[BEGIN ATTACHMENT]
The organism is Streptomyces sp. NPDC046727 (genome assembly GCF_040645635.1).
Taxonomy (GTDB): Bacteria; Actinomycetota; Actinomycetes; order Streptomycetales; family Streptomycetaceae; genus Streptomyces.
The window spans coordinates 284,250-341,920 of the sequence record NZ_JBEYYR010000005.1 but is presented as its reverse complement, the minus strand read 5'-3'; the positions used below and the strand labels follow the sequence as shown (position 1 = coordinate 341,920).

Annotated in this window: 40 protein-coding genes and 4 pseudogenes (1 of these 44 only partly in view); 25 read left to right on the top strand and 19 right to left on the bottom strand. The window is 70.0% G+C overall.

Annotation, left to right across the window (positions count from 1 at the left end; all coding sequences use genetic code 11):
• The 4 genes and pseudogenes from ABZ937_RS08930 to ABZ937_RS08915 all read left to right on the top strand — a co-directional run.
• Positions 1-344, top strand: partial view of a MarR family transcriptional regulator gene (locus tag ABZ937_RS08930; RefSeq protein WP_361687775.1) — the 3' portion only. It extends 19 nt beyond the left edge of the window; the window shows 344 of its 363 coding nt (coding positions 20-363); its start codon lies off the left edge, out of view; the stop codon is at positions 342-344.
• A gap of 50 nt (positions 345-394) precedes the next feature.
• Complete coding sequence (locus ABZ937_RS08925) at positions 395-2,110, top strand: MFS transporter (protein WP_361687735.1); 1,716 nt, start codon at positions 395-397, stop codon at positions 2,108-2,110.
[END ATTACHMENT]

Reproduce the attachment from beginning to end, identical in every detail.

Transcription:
The organism is Streptomyces sp. NPDC046727 (genome assembly GCF_040645635.1).
Taxonomy (GTDB): Bacteria; Actinomycetota; Actinomycetes; order Streptomycetales; family Streptomycetaceae; genus Streptomyces.
The window spans coordinates 284,250-341,920 of the sequence record NZ_JBEYYR010000005.1 but is presented as its reverse complement, the minus strand read 5'-3'; the positions used below and the strand labels follow the sequence as shown (position 1 = coordinate 341,920).

Annotated in this window: 40 protein-coding genes and 4 pseudogenes (1 of these 44 only partly in view); 25 read left to right on the top strand and 19 right to left on the bottom strand. The window is 70.0% G+C overall.

Annotation, left to right across the window (positions count from 1 at the left end; all coding sequences use genetic code 11):
• The 4 genes and pseudogenes from ABZ937_RS08930 to ABZ937_RS08915 all read left to right on the top strand — a co-directional run.
• Positions 1-344, top strand: partial view of a MarR family transcriptional regulator gene (locus tag ABZ937_RS08930; RefSeq protein WP_361687775.1) — the 3' portion only. It extends 19 nt beyond the left edge of the window; the window shows 344 of its 363 coding nt (coding positions 20-363); its start codon lies off the left edge, out of view; the stop codon is at positions 342-344.
• A gap of 50 nt (positions 345-394) precedes the next feature.
• Complete coding sequence (locus ABZ937_RS08925) at positions 395-2,110, top strand: MFS transporter (protein WP_361687735.1); 1,716 nt, start codon at positions 395-397, stop codon at positions 2,108-2,110.